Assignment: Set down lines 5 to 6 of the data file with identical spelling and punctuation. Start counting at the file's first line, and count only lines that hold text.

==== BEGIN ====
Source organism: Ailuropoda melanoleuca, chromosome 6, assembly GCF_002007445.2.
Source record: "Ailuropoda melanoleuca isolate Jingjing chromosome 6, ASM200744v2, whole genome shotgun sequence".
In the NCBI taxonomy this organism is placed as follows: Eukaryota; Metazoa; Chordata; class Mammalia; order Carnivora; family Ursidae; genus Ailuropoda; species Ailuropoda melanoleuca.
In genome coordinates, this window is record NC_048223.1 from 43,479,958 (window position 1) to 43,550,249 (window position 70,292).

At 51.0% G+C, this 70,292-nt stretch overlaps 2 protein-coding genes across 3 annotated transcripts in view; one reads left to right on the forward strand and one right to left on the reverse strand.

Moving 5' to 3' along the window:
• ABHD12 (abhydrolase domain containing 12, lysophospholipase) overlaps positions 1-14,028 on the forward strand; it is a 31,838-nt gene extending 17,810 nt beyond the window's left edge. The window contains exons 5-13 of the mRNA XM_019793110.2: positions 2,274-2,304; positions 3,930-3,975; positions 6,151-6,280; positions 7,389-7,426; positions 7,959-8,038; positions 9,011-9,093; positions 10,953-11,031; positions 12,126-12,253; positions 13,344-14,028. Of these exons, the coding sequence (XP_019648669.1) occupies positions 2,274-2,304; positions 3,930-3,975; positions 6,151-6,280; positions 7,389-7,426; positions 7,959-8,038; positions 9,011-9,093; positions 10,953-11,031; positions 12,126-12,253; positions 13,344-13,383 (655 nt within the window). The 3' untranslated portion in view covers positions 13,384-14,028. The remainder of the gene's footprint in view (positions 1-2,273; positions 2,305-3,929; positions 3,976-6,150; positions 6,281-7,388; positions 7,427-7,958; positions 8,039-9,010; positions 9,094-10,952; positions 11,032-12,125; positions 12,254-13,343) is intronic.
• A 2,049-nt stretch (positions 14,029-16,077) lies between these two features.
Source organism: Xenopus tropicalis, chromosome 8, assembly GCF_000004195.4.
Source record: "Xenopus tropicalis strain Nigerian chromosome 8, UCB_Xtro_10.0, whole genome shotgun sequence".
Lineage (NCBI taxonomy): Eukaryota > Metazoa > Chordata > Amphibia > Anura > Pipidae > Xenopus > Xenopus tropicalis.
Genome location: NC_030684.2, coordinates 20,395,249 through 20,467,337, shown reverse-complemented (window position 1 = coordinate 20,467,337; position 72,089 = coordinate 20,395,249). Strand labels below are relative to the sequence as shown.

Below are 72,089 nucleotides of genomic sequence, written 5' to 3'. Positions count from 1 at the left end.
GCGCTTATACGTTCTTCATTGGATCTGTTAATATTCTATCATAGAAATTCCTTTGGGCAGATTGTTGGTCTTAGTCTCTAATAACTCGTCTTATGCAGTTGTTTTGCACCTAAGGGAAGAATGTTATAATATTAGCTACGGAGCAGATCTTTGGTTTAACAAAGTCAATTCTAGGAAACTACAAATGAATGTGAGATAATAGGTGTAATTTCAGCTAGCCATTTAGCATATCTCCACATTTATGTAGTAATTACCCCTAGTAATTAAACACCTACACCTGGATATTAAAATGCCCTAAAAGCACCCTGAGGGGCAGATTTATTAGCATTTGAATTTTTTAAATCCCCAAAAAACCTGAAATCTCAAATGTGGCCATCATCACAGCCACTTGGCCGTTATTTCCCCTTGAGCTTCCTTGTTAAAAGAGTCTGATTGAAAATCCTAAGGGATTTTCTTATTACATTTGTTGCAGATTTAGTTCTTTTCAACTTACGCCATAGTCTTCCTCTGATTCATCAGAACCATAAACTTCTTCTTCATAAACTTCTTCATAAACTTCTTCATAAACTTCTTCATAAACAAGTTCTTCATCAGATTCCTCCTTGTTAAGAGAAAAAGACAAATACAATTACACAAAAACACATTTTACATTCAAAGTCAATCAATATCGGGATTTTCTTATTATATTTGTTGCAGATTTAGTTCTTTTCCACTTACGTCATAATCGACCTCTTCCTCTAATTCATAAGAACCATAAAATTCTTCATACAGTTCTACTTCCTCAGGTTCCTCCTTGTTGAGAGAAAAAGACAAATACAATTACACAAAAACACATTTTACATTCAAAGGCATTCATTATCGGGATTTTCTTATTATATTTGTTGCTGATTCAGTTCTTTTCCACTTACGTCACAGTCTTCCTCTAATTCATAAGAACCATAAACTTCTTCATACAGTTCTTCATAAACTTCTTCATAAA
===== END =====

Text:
At 51.0% G+C, this 70,292-nt stretch overlaps 2 protein-coding genes across 3 annotated transcripts in view; one reads left to right on the forward strand and one right to left on the reverse strand.

Moving 5' to 3' along the window: